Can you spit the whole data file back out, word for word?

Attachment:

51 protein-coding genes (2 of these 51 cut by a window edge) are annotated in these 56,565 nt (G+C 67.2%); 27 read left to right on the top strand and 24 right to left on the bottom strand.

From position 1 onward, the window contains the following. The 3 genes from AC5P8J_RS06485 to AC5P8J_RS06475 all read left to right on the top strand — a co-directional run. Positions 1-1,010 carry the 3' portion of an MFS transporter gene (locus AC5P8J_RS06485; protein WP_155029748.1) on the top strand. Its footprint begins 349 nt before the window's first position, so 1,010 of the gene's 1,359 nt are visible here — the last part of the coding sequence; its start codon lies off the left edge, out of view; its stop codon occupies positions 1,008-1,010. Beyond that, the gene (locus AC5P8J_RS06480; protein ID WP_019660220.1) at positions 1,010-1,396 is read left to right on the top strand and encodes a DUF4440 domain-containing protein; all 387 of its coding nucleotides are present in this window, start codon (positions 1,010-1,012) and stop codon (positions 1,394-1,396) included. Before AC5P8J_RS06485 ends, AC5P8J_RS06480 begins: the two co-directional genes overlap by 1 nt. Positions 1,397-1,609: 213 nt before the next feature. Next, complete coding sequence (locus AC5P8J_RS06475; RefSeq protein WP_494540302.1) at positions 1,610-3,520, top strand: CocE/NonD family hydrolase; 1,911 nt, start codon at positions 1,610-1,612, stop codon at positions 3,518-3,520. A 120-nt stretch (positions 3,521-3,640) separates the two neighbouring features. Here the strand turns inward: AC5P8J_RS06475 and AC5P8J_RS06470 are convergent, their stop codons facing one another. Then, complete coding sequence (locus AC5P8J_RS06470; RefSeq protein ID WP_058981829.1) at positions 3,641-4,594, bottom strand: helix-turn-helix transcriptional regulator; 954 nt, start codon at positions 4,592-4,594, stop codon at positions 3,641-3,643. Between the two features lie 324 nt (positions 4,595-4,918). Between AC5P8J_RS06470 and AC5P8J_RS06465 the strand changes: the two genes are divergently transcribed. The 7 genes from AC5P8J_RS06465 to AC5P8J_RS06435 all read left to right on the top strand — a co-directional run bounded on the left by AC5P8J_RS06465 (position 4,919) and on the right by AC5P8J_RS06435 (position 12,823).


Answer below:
51 protein-coding genes (2 of these 51 cut by a window edge) are annotated in these 56,565 nt (G+C 67.2%); 27 read left to right on the top strand and 24 right to left on the bottom strand.

From position 1 onward, the window contains the following. The 3 genes from AC5P8J_RS06485 to AC5P8J_RS06475 all read left to right on the top strand — a co-directional run. Positions 1-1,010 carry the 3' portion of an MFS transporter gene (locus AC5P8J_RS06485; protein WP_155029748.1) on the top strand. Its footprint begins 349 nt before the window's first position, so 1,010 of the gene's 1,359 nt are visible here — the last part of the coding sequence; its start codon lies off the left edge, out of view; its stop codon occupies positions 1,008-1,010. Beyond that, the gene (locus AC5P8J_RS06480; protein ID WP_019660220.1) at positions 1,010-1,396 is read left to right on the top strand and encodes a DUF4440 domain-containing protein; all 387 of its coding nucleotides are present in this window, start codon (positions 1,010-1,012) and stop codon (positions 1,394-1,396) included. Before AC5P8J_RS06485 ends, AC5P8J_RS06480 begins: the two co-directional genes overlap by 1 nt. Positions 1,397-1,609: 213 nt before the next feature. Next, complete coding sequence (locus AC5P8J_RS06475; RefSeq protein WP_494540302.1) at positions 1,610-3,520, top strand: CocE/NonD family hydrolase; 1,911 nt, start codon at positions 1,610-1,612, stop codon at positions 3,518-3,520. A 120-nt stretch (positions 3,521-3,640) separates the two neighbouring features. Here the strand turns inward: AC5P8J_RS06475 and AC5P8J_RS06470 are convergent, their stop codons facing one another. Then, complete coding sequence (locus AC5P8J_RS06470; RefSeq protein ID WP_058981829.1) at positions 3,641-4,594, bottom strand: helix-turn-helix transcriptional regulator; 954 nt, start codon at positions 4,592-4,594, stop codon at positions 3,641-3,643. Between the two features lie 324 nt (positions 4,595-4,918). Between AC5P8J_RS06470 and AC5P8J_RS06465 the strand changes: the two genes are divergently transcribed. The 7 genes from AC5P8J_RS06465 to AC5P8J_RS06435 all read left to right on the top strand — a co-directional run bounded on the left by AC5P8J_RS06465 (position 4,919) and on the right by AC5P8J_RS06435 (position 12,823).